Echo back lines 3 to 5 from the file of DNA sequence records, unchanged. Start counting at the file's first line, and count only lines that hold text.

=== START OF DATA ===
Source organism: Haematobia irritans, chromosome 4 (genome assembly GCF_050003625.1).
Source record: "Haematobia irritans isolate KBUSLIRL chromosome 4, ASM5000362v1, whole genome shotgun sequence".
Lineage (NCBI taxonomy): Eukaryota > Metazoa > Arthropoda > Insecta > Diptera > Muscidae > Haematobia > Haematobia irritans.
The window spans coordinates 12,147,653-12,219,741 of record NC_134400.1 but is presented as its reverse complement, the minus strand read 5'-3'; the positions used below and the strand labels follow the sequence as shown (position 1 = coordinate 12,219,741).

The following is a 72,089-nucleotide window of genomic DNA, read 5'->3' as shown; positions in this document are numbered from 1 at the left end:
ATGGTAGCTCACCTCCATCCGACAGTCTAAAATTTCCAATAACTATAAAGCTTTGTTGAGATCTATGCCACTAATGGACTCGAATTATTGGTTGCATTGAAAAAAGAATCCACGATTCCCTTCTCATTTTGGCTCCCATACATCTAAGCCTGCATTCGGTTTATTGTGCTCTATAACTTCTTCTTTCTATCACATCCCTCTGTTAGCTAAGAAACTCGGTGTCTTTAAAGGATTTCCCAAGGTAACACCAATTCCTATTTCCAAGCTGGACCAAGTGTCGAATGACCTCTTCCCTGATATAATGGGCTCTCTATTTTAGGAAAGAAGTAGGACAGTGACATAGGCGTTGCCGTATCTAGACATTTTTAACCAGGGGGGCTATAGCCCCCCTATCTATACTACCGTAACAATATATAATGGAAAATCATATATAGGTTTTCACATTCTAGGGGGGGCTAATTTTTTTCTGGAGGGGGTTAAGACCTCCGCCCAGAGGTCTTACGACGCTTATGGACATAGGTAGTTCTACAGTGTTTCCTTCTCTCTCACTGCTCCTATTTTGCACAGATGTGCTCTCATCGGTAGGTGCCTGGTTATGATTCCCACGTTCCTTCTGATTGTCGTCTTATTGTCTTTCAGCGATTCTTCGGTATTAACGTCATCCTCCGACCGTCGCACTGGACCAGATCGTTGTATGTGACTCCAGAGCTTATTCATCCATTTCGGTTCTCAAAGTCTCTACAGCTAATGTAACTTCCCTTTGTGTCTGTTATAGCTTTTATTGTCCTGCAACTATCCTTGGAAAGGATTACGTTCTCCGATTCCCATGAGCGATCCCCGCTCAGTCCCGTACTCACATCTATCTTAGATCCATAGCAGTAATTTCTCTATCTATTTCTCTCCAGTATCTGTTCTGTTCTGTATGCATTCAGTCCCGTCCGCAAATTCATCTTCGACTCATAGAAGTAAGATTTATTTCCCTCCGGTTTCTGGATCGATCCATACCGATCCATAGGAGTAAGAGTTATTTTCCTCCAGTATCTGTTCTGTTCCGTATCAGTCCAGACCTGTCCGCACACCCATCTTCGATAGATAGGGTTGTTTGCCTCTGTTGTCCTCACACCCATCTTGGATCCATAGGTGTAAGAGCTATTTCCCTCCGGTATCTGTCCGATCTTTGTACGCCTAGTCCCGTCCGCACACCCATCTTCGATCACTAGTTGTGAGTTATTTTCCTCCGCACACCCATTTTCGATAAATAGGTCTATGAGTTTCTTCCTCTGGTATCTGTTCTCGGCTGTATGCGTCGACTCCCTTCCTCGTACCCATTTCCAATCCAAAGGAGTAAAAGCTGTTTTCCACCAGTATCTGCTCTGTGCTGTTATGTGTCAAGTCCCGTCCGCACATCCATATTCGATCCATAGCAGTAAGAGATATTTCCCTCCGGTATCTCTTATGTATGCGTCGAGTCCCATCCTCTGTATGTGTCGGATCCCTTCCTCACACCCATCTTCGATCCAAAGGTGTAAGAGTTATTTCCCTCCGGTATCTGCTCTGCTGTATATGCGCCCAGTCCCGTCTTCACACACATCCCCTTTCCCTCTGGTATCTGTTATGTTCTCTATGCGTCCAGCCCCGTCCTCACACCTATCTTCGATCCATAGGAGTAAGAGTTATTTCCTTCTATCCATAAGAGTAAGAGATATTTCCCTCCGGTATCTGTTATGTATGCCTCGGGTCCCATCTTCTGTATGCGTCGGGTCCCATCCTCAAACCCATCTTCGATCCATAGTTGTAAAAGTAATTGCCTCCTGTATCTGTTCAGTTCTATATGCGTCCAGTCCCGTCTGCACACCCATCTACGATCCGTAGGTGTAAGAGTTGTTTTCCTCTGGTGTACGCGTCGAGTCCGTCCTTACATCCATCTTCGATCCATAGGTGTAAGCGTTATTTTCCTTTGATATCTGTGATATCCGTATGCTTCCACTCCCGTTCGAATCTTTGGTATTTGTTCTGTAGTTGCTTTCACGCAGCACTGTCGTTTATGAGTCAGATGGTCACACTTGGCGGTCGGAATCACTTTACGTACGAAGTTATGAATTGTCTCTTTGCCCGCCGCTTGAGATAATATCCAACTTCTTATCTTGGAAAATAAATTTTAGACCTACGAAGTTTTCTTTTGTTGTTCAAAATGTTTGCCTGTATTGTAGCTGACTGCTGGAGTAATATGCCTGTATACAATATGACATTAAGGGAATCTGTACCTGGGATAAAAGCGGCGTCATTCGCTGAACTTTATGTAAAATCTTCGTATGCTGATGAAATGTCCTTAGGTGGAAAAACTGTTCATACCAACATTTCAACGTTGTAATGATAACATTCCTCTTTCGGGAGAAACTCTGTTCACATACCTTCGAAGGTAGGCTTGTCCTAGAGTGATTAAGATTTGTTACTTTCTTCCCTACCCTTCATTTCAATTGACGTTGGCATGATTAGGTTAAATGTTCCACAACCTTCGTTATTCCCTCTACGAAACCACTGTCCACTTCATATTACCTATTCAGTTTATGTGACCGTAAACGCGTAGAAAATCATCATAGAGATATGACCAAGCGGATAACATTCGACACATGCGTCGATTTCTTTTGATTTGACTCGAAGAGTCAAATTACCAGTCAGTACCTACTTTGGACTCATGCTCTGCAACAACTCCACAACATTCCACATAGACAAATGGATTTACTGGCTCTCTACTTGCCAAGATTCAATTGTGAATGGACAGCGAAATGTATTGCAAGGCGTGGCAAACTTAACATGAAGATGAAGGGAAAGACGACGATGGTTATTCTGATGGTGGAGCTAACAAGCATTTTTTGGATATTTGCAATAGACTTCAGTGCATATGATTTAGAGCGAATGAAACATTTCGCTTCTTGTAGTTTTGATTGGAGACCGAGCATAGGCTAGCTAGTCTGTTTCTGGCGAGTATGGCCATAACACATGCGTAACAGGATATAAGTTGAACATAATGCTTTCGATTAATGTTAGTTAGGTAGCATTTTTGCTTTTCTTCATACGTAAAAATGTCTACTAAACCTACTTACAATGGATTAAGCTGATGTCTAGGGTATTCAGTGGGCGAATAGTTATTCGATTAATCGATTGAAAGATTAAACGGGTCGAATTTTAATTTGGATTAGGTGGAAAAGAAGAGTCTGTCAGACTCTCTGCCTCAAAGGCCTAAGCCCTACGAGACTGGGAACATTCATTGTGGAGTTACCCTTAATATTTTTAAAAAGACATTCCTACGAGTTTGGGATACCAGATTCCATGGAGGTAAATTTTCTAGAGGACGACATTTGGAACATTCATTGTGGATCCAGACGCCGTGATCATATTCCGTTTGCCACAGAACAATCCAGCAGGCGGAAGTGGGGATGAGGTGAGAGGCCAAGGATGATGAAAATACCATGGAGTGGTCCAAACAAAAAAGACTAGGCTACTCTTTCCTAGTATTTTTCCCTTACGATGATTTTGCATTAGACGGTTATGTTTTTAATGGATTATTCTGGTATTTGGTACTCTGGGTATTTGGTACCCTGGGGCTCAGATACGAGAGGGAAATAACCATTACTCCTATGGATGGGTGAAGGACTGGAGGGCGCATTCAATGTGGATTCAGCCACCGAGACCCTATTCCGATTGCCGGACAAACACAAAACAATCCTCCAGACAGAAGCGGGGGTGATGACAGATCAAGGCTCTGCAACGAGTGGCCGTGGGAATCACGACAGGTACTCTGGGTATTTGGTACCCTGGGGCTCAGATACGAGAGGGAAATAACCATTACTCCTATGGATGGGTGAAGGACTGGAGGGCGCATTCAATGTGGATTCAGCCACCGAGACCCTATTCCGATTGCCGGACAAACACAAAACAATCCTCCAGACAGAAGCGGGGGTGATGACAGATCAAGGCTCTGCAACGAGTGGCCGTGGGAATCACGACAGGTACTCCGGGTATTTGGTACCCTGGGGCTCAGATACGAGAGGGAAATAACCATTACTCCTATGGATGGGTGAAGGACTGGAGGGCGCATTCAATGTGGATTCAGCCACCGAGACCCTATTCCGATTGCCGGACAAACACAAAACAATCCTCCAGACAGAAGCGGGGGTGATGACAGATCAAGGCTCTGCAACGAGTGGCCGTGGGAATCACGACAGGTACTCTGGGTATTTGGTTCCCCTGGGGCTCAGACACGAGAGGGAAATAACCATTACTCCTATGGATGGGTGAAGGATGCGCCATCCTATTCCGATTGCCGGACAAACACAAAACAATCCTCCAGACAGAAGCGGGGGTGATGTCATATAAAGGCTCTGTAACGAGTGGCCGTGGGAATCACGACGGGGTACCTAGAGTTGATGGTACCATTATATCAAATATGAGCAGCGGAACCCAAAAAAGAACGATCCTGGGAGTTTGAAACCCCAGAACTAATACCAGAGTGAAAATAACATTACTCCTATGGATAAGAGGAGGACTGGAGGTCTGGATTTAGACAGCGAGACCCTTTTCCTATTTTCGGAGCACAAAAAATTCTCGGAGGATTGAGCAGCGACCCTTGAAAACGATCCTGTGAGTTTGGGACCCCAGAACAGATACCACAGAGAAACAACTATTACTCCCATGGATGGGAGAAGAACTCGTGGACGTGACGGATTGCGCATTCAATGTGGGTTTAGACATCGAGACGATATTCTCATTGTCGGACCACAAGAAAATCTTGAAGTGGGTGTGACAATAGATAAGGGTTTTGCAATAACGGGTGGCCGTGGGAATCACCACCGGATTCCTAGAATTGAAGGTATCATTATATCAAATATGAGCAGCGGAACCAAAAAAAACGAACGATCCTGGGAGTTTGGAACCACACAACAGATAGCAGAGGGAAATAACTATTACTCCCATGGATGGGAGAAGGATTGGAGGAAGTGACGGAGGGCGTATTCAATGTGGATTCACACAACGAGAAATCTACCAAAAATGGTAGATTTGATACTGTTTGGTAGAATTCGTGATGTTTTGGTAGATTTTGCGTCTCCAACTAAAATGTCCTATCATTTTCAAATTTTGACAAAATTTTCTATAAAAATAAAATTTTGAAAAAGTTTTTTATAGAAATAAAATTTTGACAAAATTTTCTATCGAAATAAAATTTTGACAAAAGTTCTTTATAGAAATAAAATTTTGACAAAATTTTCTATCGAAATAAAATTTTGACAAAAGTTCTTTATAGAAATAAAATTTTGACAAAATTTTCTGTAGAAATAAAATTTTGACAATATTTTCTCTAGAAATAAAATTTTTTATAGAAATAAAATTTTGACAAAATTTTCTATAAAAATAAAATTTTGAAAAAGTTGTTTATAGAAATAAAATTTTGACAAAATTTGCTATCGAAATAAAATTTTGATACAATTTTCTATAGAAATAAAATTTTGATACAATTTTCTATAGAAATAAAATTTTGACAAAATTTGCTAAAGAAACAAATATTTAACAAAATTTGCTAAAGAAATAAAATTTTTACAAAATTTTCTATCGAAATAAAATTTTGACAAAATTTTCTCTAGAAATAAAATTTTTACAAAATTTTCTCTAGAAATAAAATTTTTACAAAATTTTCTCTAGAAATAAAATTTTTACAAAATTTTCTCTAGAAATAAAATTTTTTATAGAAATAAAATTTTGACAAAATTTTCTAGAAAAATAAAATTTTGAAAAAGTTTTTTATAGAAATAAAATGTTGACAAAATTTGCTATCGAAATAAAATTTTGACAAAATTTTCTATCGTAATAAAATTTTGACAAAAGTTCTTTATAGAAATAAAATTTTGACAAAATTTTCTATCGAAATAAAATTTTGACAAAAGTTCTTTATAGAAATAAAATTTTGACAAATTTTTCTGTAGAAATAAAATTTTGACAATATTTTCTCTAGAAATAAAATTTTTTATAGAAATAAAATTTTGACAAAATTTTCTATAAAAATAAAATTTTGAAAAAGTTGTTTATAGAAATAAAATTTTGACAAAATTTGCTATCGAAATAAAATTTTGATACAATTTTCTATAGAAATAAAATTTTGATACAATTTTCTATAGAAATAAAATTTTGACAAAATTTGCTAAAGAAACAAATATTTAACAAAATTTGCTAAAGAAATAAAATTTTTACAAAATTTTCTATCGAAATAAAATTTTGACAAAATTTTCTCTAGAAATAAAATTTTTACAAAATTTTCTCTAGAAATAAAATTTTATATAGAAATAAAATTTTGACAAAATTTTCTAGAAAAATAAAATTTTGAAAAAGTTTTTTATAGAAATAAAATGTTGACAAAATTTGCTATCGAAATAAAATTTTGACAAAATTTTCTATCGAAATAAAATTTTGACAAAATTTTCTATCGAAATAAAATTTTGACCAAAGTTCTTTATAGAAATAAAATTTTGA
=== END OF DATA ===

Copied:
Lineage (NCBI taxonomy): Eukaryota > Metazoa > Arthropoda > Insecta > Diptera > Muscidae > Haematobia > Haematobia irritans.
The window spans coordinates 12,147,653-12,219,741 of record NC_134400.1 but is presented as its reverse complement, the minus strand read 5'-3'; the positions used below and the strand labels follow the sequence as shown (position 1 = coordinate 12,219,741).

The following is a 72,089-nucleotide window of genomic DNA, read 5'->3' as shown; positions in this document are numbered from 1 at the left end: